• Lawrence Hellman: How many innocent people are in Oklahoma prisons?

    BY LAWRENCE K. HELLMAN | Published: Sat, Sep 13, 2014

    Oklahoma’s prison population is about 26,000. Some of the inmates are innocent of the crimes for which they were convicted. How do we know? Throughout America, innocent people are being exonerated at an alarming rate on the basis of new evidence of innocence. A record 91 exonerations occurred in 2013. Since 1989, there have been more than 1,400 exonerations in America, including 27 in Oklahoma. So we know that Oklahoma’s criminal justice system has made some mistakes. Not a lot of mistakes, but some serious ones. It is sobering to learn that eight of Oklahoma’s exonerees were on death row at the time of their release from prison. It’s simply unrealistic to believe that all of the mistakes have been

  • University of Oklahoma professor: Religious liberty woven into our constitutional heritage

    BY WILFRED M. MCCLAY | Published: Sat, Sep 13, 2014

    As we observe Constitution Day this year, we need to take note of the fact that religious liberty, one of the most fundamental of all human rights, has become one of the central issues of the 21st century. We see this vividly in the international arena, where many of the world’s bloodiest conflicts involve religious believers of various stripes. Such conflicts are taking a particularly heavy toll upon vulnerable minorities around the globe: harassed Jews in Europe, massacred Christians in Iraq and Syria and Egypt, embattled Muslims in India, to name a few. Meanwhile, in parts of the West, the preaching of traditional Judeo-Christian moral teachings has been labeled a human rights violation and proscribed by courts.

  • Jules Witcover: Reality impinges on Obama's Middle East strategy

    By Jules Witcover | Published: Sat, Sep 13, 2014

    WASHINGTON — The strategy President Obama has laid out to “degrade and ultimately destroy” the new Middle East terrorist peril reveals him as a man divided between combating the immediate threat and persevering in his determination get this country of “a perpetual war footing.” In clinging to his insistence that where will be no more American “boots on the ground,” he is committing himself and the nation to a military compromise that adheres more to public preference than to the comprehensive approach dictated by the Pentagon.

  • Charles Krauthammer: Obama's uncertain trumpet, again

    By Charles Krauthammer | Published: Fri, Sep 12, 2014

    WASHINGTON — In his Islamic State speech, President Obama said many of the right things. Most importantly, he finally got the mission right: degrade and destroy the enemy. This alone will probably get him a bump in the polls, which have dropped to historic lows. But his strategic problem remains: the disconnect between (proclaimed) ends and means. He’s sending an additional 475 American advisers to Iraq. He says he’s broadening the air campaign, but that is merely an admission that the current campaign was always about more than just protecting U.S. personnel in Irbil and saving Yazidis on mountain tops. It was crucially about providing air support for the local infantry, Kurdish and Iraqi.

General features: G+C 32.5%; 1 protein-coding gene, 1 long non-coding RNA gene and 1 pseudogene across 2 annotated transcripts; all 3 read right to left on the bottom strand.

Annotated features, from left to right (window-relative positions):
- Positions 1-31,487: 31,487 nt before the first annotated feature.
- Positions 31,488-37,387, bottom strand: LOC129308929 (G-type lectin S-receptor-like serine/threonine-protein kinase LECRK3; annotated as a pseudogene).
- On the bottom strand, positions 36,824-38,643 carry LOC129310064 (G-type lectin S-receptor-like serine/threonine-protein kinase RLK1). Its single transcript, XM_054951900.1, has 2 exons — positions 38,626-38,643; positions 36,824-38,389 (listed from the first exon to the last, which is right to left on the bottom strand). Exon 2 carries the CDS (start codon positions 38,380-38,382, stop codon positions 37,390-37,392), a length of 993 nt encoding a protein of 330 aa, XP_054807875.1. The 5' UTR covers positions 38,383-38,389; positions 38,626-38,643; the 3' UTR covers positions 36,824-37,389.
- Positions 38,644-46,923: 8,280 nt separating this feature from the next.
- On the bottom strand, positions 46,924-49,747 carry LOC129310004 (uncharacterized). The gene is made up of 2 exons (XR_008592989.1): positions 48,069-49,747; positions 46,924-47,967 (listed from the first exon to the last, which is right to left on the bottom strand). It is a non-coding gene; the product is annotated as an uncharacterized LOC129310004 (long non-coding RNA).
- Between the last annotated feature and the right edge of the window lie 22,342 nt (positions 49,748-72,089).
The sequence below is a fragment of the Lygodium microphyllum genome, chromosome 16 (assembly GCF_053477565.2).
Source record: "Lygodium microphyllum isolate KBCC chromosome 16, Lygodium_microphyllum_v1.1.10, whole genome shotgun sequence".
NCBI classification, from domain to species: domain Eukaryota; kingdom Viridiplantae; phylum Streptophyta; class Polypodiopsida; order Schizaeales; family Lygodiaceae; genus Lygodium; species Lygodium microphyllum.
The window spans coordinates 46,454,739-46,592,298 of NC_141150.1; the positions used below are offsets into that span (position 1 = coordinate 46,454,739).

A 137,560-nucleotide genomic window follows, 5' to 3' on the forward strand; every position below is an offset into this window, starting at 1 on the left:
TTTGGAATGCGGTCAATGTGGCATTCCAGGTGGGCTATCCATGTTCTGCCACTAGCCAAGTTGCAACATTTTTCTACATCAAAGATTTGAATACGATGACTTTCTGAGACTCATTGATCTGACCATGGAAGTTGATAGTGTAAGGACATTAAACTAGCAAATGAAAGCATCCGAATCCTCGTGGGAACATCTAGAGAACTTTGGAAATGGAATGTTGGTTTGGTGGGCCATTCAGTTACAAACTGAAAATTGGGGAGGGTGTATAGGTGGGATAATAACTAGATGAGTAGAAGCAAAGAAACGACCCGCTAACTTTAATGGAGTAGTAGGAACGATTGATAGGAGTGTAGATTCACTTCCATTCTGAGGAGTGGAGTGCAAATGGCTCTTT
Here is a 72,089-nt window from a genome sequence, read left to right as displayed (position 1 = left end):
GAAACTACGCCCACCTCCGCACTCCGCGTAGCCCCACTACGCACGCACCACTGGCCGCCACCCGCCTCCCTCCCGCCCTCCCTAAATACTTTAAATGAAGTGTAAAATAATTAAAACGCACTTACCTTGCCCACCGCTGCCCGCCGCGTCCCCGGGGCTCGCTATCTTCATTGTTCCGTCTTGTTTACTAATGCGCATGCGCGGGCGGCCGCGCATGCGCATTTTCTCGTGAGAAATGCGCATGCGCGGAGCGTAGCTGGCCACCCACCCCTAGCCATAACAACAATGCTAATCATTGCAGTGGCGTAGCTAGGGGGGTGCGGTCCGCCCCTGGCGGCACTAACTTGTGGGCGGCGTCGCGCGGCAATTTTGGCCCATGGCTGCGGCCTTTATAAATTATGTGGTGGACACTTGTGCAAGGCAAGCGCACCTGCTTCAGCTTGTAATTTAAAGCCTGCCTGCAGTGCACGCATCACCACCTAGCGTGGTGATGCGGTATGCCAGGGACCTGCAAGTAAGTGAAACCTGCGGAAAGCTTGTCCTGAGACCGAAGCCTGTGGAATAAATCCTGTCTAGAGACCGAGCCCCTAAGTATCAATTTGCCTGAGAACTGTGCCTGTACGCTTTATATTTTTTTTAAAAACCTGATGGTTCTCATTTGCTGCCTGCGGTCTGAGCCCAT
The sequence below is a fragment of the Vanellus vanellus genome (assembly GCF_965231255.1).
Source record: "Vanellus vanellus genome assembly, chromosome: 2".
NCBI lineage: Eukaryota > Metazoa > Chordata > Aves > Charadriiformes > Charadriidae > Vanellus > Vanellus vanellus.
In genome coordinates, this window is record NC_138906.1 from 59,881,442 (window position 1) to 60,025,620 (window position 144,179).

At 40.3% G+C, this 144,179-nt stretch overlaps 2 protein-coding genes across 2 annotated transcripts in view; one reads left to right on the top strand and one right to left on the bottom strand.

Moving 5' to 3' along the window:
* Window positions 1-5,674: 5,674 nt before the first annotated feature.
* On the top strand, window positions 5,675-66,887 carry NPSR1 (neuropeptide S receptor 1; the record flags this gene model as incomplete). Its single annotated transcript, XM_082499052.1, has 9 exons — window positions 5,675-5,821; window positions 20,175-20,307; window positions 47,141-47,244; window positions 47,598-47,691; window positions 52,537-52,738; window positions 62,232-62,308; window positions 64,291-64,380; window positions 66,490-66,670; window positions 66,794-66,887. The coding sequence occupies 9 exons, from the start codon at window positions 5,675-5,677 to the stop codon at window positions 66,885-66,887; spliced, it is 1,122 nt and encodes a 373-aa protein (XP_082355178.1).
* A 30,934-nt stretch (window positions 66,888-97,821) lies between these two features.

• E.J. Dionne: The new politics of U.S. foreign policy

    By E.J. Dionne Jr. | Published: Fri, Sep 12, 2014

    WASHINGTON — Over the last decade, Americans’ views on foreign policy have swung sharply from support for intervention to a profound mistrust of any military engagement overseas. Over the same period, political debates on foreign affairs have been bitter and polarized, defined by the question of whether the invasion of Iraq was a proper use of the nation’s power or a catastrophic mistake. This contest for public opinion has taken place in the shadow of the attacks of Sept. 11, 2001. For understandable reasons, the United States was thrown off balance by the horrific events of 13 years ago, and we have never fully recovered. The emergence of the Islamic State and its barbaric beheadings of James Foley and Steven Sotloff

  • Attorney: Feds' denial of Oklahoma's NCLB waiver request is politically motivated

    BY MICHAEL FARRIS | Published: Fri, Sep 12, 2014

    The U.S. Department of Education’s denial of Oklahoma’s request for a waiver from No Child Left Behind is a politically motivated punishment for rejecting the “voluntary” Common Core program. Oklahomans should plan a strategic response. A lawsuit against the feds would be an uphill battle. At most, it could win on a narrow, procedural basis. Alternatively, Oklahoma could use this moment to take a historic step toward dismantling the basis for illicit federal power grabs. The Constitution’s framers believed that having the right structure for decision-making was essential for the preservation of liberty. They had learned this lesson in the crucible of a very real conflict.